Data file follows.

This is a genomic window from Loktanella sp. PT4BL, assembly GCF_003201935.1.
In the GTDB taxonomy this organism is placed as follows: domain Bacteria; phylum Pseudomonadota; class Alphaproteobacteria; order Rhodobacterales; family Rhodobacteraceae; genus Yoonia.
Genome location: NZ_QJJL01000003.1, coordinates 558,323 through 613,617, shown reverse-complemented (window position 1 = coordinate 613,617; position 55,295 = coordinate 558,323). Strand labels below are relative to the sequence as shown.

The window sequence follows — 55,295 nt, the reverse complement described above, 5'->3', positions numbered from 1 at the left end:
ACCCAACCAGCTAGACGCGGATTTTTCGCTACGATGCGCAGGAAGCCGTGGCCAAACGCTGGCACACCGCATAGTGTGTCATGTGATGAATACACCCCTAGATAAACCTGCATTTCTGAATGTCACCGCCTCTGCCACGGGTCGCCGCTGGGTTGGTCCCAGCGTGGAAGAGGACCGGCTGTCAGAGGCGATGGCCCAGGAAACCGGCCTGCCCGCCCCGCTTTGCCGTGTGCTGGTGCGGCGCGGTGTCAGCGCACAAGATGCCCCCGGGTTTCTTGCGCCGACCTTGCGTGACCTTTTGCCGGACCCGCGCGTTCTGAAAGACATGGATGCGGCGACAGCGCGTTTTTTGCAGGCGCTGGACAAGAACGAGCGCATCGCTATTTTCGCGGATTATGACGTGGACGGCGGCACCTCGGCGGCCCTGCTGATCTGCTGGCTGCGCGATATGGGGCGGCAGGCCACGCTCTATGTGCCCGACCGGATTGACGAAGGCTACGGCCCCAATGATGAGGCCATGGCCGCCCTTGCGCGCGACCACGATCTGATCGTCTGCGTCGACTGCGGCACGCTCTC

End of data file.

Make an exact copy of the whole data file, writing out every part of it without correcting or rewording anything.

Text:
This is a genomic window from Loktanella sp. PT4BL, assembly GCF_003201935.1.
In the GTDB taxonomy this organism is placed as follows: domain Bacteria; phylum Pseudomonadota; class Alphaproteobacteria; order Rhodobacterales; family Rhodobacteraceae; genus Yoonia.
Genome location: NZ_QJJL01000003.1, coordinates 558,323 through 613,617, shown reverse-complemented (window position 1 = coordinate 613,617; position 55,295 = coordinate 558,323). Strand labels below are relative to the sequence as shown.

The window sequence follows — 55,295 nt, the reverse complement described above, 5'->3', positions numbered from 1 at the left end:
ACCCAACCAGCTAGACGCGGATTTTTCGCTACGATGCGCAGGAAGCCGTGGCCAAACGCTGGCACACCGCATAGTGTGTCATGTGATGAATACACCCCTAGATAAACCTGCATTTCTGAATGTCACCGCCTCTGCCACGGGTCGCCGCTGGGTTGGTCCCAGCGTGGAAGAGGACCGGCTGTCAGAGGCGATGGCCCAGGAAACCGGCCTGCCCGCCCCGCTTTGCCGTGTGCTGGTGCGGCGCGGTGTCAGCGCACAAGATGCCCCCGGGTTTCTTGCGCCGACCTTGCGTGACCTTTTGCCGGACCCGCGCGTTCTGAAAGACATGGATGCGGCGACAGCGCGTTTTTTGCAGGCGCTGGACAAGAACGAGCGCATCGCTATTTTCGCGGATTATGACGTGGACGGCGGCACCTCGGCGGCCCTGCTGATCTGCTGGCTGCGCGATATGGGGCGGCAGGCCACGCTCTATGTGCCCGACCGGATTGACGAAGGCTACGGCCCCAATGATGAGGCCATGGCCGCCCTTGCGCGCGACCACGATCTGATCGTCTGCGTCGACTGCGGCACGCTCTC